CALUMET -- "First Fridays and Community Sustainability," a presentation on Calumet’s popular art gallery open-house program and its impact on the community, will be held at 7 p.m. tonight at the Keweenaw National Historical Park Headquarters, at 25970 Red Jacket Road in Calumet.

Spring in the Keweenaw I, oil, by Mike Ramos, exhibited at Ziyad and Co. in April 2013. This exhibit included several local artists and their interpretations of spring.

Michigan Tech students will discuss the results of a study they conducted in conjunction with Main Street Calumet and the local art community. Working with several community members, the students focused on the First Friday art tours held the first Friday of each month.

Artist and photographer Miriam Pickens presents a slide show of her photos of Copper Country butterflies on First Friday, April 5, 2013, at the Copper Country Associated Artists Gallery in Calumet.

During First Fridays, Calumet’s downtown art galleries and cafés are open late into the evening, offer refreshments and occasionally host special programs for the crowds of visitors.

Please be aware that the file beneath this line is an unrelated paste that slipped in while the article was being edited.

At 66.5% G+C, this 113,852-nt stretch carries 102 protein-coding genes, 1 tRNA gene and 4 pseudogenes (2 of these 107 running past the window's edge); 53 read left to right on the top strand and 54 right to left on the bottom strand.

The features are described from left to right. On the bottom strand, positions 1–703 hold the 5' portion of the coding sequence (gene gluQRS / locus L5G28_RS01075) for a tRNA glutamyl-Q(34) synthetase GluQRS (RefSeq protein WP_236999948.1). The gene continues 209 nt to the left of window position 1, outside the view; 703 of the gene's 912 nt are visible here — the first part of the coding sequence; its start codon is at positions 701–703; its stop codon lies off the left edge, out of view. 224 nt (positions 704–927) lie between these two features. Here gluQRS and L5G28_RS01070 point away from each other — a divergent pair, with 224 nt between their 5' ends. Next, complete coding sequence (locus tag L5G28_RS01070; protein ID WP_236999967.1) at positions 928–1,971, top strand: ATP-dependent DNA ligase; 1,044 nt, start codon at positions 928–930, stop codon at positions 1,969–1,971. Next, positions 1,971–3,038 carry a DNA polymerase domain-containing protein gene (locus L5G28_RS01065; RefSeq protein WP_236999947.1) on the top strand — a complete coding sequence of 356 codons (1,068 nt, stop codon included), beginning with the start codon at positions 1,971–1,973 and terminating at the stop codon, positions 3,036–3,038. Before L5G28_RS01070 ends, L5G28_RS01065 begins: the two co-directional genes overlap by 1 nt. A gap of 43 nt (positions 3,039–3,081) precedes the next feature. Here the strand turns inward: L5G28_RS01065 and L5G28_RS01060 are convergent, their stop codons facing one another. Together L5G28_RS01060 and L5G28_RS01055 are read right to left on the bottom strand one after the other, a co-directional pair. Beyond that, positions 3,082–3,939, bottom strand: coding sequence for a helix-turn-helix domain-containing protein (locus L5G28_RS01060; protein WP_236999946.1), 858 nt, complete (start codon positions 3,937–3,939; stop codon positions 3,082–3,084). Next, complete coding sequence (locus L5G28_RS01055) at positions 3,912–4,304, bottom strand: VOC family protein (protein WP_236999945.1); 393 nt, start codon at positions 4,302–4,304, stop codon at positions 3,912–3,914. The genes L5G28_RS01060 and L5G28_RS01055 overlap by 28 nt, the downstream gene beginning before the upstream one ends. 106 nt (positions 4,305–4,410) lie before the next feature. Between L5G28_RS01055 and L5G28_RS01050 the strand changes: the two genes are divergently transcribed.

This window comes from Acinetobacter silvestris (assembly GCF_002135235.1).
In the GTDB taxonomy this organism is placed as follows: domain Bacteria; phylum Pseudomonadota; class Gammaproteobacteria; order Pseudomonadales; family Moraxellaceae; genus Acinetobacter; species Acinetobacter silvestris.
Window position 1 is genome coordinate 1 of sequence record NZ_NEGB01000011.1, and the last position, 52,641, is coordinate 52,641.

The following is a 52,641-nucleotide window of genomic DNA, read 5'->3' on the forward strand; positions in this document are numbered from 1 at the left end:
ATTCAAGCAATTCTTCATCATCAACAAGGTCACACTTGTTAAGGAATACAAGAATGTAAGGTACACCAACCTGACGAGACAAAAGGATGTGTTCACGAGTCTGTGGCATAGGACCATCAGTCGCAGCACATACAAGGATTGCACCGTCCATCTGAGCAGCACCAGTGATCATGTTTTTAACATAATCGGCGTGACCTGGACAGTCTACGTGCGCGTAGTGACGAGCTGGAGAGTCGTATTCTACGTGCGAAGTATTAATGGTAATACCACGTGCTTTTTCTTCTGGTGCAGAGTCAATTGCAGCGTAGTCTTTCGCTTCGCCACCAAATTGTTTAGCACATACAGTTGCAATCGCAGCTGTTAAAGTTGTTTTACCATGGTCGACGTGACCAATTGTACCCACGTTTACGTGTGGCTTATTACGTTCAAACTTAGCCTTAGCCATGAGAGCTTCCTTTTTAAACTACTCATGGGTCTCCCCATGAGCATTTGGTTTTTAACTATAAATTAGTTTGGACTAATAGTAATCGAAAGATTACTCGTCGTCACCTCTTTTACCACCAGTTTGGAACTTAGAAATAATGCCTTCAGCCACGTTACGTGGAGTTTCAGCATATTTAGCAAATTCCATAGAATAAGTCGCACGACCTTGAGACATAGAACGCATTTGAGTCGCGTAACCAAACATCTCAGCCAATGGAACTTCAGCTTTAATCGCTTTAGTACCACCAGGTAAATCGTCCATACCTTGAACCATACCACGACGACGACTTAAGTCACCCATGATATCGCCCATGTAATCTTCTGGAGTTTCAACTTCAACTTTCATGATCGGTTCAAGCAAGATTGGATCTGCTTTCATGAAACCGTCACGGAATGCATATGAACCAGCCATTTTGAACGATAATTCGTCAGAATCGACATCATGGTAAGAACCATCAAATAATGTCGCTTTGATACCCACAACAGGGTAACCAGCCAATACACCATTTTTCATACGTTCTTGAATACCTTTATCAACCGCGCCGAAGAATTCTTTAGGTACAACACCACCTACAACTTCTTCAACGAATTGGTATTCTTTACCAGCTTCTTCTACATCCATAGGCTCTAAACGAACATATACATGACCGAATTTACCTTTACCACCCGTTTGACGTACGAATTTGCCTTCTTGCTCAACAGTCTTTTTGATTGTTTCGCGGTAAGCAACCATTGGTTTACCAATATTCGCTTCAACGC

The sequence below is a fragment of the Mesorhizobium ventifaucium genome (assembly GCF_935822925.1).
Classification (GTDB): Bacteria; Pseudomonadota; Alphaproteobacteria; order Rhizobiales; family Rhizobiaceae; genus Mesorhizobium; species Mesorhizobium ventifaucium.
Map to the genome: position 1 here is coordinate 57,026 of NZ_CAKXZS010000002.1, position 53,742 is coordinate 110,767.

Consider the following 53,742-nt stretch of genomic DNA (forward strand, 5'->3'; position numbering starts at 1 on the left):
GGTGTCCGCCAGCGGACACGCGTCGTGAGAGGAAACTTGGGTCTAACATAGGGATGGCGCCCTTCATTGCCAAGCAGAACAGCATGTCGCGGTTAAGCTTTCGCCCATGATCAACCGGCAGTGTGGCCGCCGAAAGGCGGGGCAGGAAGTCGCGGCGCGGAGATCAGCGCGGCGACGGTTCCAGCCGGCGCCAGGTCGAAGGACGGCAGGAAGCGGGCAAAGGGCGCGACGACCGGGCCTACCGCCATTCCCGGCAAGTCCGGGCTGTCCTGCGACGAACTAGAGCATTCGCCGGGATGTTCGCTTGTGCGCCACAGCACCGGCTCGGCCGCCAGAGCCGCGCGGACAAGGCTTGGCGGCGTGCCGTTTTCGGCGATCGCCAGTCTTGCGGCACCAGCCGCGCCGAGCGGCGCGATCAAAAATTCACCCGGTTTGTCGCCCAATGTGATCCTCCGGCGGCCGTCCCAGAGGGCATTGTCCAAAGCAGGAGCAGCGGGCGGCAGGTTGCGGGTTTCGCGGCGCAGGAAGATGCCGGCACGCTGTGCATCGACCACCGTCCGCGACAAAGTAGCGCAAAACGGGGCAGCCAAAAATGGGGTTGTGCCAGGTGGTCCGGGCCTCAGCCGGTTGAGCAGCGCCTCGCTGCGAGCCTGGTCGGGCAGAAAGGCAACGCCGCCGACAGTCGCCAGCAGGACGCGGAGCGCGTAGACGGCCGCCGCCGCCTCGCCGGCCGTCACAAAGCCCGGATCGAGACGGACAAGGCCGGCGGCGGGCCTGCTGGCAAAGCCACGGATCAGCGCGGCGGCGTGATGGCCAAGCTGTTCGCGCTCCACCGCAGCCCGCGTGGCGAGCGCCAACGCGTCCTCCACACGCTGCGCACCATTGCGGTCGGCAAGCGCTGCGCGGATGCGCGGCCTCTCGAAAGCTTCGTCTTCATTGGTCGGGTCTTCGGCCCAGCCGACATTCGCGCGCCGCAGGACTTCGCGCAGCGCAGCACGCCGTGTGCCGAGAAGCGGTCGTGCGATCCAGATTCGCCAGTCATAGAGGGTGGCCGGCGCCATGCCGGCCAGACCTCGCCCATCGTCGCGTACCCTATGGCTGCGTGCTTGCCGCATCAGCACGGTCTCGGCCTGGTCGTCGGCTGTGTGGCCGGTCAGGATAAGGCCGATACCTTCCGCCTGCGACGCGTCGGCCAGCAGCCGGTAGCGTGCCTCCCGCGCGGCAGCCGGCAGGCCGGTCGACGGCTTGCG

At the presentation, students will discuss how First Fridays benefit the community and possible strategies for making them even more effective.

Artist Georgi Tsenov with one of his paintings, part of a January 2013 group exhibit at the Galerie Bohème in Calumet. An exhibit, "New Works for Spring," devoted to Tsenov's work, will open this First Friday, May 3, at Galerie Bohème with a reception from 7 p.m. to 9 p.m.

Students in Richelle Winkler’s Rural Community Sustainability seminar conducted the research. The class focuses on what makes communities vibrant and successful socially, economically and culturally, as well as in terms of the environment.

"The students have put in a lot of time and effort, but it’s been very rewarding," said Winkler, an assistant professor of social sciences. "They’ve been engaging with members of the community who are cheering them on and are interested in what we have to say. It’s inspired them to work very hard."